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Low-Cost Brands Thriving in Spanish Economy

Recession-stricken Spain’s finances are in a sorry state, but the value fashion retail sector is up and running.

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MADRID — Recession-stricken Spain’s finances are in a sorry state, but the value fashion retail sector is up and running.

The euro zone’s fourth-largest economy is crippled by debt and a high budget deficit (almost 9 percent of gross domestic product), and banks are crying out for rescue loans.

In addition, 5.8 million Spaniards — an alarming one out of four — are unemployed, which has hiked the jobless rate to a record 25.02 percent. In the third quarter of last year, the number increased by roughly 85,000, and upward of 1.7 million households — out of Spain’s estimated 16 million — reportedly have no breadwinners.

No wonder low-cost brands are proliferating — and from some unexpected sources.

For instance, department store chain El Corte Inglés last fall inked a deal with Shana — a two-year-old label with turnover last year of 85 million euros (or $109 million at current exchange) — to distribute the low-cost brand through shops-in-shop averaging about 2,000 square feet each. Sources said the agreement — which marks the first time El Corte Inglés has taken on a domestic mass-market brand — is targeting a younger customer and aims at resuscitating sales during the crisis.

“With the size of our stores, there’s room for everybody,” said Ester Uriol of the department store chain’s corporate communications department. “We have space for a huge and varied product mix with all kinds of brands, from luxury to others that are more basic and accessible pricewise.”

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Spanish fast-fashion leader Inditex has a low-cost brand, Lefties, that has opened 80 stores in Spain and another 10 in Portugal since its 1995 launch. A corporate spokesman said Lefties does not have a definite expansion plan. “Lefties stores are part of Zara’s business, and the Inditex group hasn’t defined a specific strategy to develop the brand as an independent format,” he explained. Or as Inditex chairman and chief executive officer Pablo Isla said recently, “Lefties is a complement [to the Zara brand], not another chain.”

The original concept was a limited group of outlet stores featuring Zara merchandise from past seasons, but the brand now develops its own collections for 70 percent of the mix, from ballerinas at $13 to novelty bomber jackets at $39.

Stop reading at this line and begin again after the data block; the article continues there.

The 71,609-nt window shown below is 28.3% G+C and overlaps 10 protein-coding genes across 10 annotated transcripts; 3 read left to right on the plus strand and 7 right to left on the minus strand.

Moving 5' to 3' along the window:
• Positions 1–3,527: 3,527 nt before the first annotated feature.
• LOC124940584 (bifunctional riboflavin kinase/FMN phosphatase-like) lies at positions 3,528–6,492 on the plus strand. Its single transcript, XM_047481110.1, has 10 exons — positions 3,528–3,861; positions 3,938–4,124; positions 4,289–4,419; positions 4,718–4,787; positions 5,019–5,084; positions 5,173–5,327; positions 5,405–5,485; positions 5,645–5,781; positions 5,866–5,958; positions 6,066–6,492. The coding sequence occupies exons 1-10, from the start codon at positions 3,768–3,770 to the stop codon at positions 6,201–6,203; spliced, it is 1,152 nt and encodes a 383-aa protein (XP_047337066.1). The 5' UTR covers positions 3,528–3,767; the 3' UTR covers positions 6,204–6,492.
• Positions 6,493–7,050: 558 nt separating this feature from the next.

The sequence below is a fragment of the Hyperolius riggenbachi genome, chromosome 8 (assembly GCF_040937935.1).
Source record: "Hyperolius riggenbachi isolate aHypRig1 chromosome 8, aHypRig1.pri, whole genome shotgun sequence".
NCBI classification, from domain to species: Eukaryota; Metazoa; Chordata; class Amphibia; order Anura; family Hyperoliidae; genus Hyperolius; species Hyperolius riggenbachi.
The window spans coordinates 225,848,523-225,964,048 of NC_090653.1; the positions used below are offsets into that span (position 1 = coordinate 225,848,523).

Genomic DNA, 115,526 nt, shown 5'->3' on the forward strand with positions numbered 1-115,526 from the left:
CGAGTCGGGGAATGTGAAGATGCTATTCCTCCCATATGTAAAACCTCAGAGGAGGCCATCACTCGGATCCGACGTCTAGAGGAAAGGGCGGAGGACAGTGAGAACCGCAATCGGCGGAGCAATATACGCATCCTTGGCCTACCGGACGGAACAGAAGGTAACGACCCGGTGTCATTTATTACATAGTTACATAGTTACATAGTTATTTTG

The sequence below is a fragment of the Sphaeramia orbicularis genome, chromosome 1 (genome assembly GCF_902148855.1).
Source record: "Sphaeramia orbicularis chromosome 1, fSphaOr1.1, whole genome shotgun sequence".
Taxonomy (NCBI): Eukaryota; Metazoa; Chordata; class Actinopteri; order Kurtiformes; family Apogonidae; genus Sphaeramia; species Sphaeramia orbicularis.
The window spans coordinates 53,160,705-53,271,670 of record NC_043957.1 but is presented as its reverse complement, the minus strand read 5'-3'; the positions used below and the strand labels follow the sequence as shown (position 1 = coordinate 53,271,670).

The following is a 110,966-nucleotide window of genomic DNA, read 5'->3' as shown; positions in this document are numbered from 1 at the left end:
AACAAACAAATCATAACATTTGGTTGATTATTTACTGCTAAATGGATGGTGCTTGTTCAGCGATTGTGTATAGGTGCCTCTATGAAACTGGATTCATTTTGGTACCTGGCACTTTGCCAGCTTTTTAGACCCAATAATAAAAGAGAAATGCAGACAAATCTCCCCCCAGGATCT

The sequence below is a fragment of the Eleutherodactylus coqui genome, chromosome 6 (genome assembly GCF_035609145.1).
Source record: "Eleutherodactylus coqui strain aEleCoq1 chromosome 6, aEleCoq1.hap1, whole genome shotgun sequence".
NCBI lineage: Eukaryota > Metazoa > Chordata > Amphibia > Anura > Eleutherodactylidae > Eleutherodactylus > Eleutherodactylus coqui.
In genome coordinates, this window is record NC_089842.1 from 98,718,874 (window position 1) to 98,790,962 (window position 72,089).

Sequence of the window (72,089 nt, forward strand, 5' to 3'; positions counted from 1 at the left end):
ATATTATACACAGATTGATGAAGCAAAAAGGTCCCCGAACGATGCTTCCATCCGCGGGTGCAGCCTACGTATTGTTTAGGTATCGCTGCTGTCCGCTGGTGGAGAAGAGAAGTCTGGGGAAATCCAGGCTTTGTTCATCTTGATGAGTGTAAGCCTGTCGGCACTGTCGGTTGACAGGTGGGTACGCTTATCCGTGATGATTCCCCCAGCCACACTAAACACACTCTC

The remaining 30 percent is leftover Zara and Bershka, generally considered Inditex’s second most important brand based on sales, the number of stores and international presence.

Predictably, Lefties locations are sprawling and barnlike in well-trafficked urban areas and, in many cases, former Zara sites.

While Inditex has eased up on the domestic market — the group’s sales in Spain grew a mere 1 percent in the last fiscal year, Zara opened six new stores in 2012, “and we have a similar figure planned for Spain in 2013,” the spokesman confirmed.

At the annual results meeting last year, Isla said, “The Spanish market has been stable for several years; we don’t anticipate major change. We know it well, and we will continue to create employment here.”

As for the country’s economic downturn, he said, “Growth depends more on us and our decisions as a company than the external economy. That has always been our philosophy.”

While it is slowing in Spain, competitors still have a long way to go before they threaten Zara, which operates 333 stores in Spain. Nonetheless, the market remains attractive. In the case of H&M, for example, the Swedish chain — launched here in 2000 — plans to open four new stores, including units in Marbella and Palma de Mallorca, in 2013 for a total of 142, confirmed Hacan Andersson, H&M press officer. Few details are available because “we never talk about future expansion plans, openings or strategies, but we can say that [Spanish] customers appreciate our offer of fashion and quality at the best price,” he said.

Another H&M brand, COS, offers its pared-down silhouettes through six Spanish stores — three in Madrid and units in Barcelona, Bilbao and Valencia. “We love Spain and feel there are a number of great locations in which we have yet to open a COS store,” said Marie Honda, H&M’s brand director for COS. “I think the recession in Europe has made customers much more aware of how they spend their income. At COS, we offer options to our customers, making it easy to buy items with a longer lifespan, both in terms of quality and style and staples to build their wardrobe around.”

As for their niche in the low-cost market, Honda said, “In the past, customers have referred to us as the missing link between the high street and high fashion, which we hope to have achieved since the launch of the brand in 2007.”

Of the H&M group, only H&M and COS are sold here, but there are plans to launch a new brand of affordable accessories, beauty-cosmetics and women’s apparel called “& Other Stories” in April, sources said.

Primark, in the Spanish market since 2006, continues to broaden its retail presence with “a battery” of new store openings due this year, according to reports. During fiscal 2012, the Irish chain — owned by Associated British Foods —unveiled 19 stores in Europe, 11 of which were on the Iberian Peninsula. By the end of 2012, Primark’s Spanish operation was expected to reach 35 points of sale.

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